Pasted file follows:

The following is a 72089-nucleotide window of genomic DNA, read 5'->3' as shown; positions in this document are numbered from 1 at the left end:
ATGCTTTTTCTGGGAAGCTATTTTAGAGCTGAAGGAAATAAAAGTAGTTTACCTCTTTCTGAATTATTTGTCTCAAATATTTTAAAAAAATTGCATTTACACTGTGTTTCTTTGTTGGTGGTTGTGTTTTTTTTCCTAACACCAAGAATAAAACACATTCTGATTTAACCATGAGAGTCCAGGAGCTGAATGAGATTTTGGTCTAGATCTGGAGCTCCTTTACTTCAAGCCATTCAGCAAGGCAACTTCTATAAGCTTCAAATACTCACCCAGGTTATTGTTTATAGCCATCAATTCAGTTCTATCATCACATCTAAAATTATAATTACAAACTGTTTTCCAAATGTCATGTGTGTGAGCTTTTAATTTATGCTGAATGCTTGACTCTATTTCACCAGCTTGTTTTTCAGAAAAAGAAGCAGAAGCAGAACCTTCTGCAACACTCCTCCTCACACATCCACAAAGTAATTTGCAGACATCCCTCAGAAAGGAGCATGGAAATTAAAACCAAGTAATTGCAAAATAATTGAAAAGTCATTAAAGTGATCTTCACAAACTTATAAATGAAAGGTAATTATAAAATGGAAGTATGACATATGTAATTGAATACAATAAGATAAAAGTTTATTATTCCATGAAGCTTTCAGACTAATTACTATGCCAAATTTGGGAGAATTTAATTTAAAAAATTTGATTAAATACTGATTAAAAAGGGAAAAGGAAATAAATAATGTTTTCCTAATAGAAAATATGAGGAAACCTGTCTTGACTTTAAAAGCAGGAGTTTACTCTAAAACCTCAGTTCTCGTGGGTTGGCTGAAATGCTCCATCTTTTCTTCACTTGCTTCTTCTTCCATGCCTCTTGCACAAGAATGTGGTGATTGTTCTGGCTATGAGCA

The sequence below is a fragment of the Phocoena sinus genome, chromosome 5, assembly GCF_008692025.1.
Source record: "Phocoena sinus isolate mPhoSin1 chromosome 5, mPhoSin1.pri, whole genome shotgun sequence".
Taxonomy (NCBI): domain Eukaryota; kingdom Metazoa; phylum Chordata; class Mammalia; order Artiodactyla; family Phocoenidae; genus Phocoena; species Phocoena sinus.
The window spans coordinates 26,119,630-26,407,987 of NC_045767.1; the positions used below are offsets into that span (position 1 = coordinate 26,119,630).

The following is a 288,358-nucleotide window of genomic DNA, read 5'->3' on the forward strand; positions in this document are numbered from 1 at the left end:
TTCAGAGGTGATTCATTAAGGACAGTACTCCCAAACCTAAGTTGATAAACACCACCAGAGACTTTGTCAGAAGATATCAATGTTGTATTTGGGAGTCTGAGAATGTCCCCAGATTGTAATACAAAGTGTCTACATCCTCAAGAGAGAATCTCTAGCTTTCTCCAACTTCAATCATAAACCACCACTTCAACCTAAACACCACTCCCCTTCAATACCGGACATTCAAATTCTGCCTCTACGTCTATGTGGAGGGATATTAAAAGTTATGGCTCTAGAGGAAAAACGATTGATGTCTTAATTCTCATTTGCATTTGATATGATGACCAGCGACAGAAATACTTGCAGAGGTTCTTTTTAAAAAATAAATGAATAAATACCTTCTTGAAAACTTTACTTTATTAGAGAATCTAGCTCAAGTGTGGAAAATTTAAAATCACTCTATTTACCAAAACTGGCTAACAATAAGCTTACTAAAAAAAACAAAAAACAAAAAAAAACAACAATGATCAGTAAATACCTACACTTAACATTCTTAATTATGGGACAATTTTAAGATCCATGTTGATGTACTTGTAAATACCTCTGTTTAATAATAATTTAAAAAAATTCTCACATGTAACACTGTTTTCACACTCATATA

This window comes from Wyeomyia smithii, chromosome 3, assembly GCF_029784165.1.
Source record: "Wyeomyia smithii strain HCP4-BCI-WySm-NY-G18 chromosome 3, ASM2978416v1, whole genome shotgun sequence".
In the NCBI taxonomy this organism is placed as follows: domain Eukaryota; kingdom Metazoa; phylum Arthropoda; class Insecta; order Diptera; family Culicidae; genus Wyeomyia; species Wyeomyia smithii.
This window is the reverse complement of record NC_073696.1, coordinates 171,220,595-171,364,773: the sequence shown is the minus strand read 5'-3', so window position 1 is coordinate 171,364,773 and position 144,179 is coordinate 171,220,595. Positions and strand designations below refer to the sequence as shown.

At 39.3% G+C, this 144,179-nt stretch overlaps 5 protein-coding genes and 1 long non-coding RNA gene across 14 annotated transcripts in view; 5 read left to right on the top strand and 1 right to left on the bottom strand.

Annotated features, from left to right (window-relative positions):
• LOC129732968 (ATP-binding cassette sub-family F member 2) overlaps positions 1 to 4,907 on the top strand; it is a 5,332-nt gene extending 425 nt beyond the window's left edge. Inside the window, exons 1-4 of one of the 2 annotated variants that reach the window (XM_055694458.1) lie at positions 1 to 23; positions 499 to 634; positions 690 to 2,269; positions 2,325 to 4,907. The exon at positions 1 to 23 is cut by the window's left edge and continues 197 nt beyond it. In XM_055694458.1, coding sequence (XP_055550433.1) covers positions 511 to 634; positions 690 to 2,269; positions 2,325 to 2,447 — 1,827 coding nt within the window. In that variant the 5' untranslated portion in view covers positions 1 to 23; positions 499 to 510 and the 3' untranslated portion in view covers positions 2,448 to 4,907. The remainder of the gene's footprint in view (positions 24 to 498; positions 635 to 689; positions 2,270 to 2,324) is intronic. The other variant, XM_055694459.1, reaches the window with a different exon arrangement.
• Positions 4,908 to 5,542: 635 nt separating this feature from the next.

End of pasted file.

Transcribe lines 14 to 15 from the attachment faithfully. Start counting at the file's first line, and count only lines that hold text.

Annotated features, from left to right (window-relative positions):
• LOC129732968 (ATP-binding cassette sub-family F member 2) overlaps positions 1 to 4,907 on the top strand; it is a 5,332-nt gene extending 425 nt beyond the window's left edge. Inside the window, exons 1-4 of one of the 2 annotated variants that reach the window (XM_055694458.1) lie at positions 1 to 23; positions 499 to 634; positions 690 to 2,269; positions 2,325 to 4,907. The exon at positions 1 to 23 is cut by the window's left edge and continues 197 nt beyond it. In XM_055694458.1, coding sequence (XP_055550433.1) covers positions 511 to 634; positions 690 to 2,269; positions 2,325 to 2,447 — 1,827 coding nt within the window. In that variant the 5' untranslated portion in view covers positions 1 to 23; positions 499 to 510 and the 3' untranslated portion in view covers positions 2,448 to 4,907. The remainder of the gene's footprint in view (positions 24 to 498; positions 635 to 689; positions 2,270 to 2,324) is intronic. The other variant, XM_055694459.1, reaches the window with a different exon arrangement.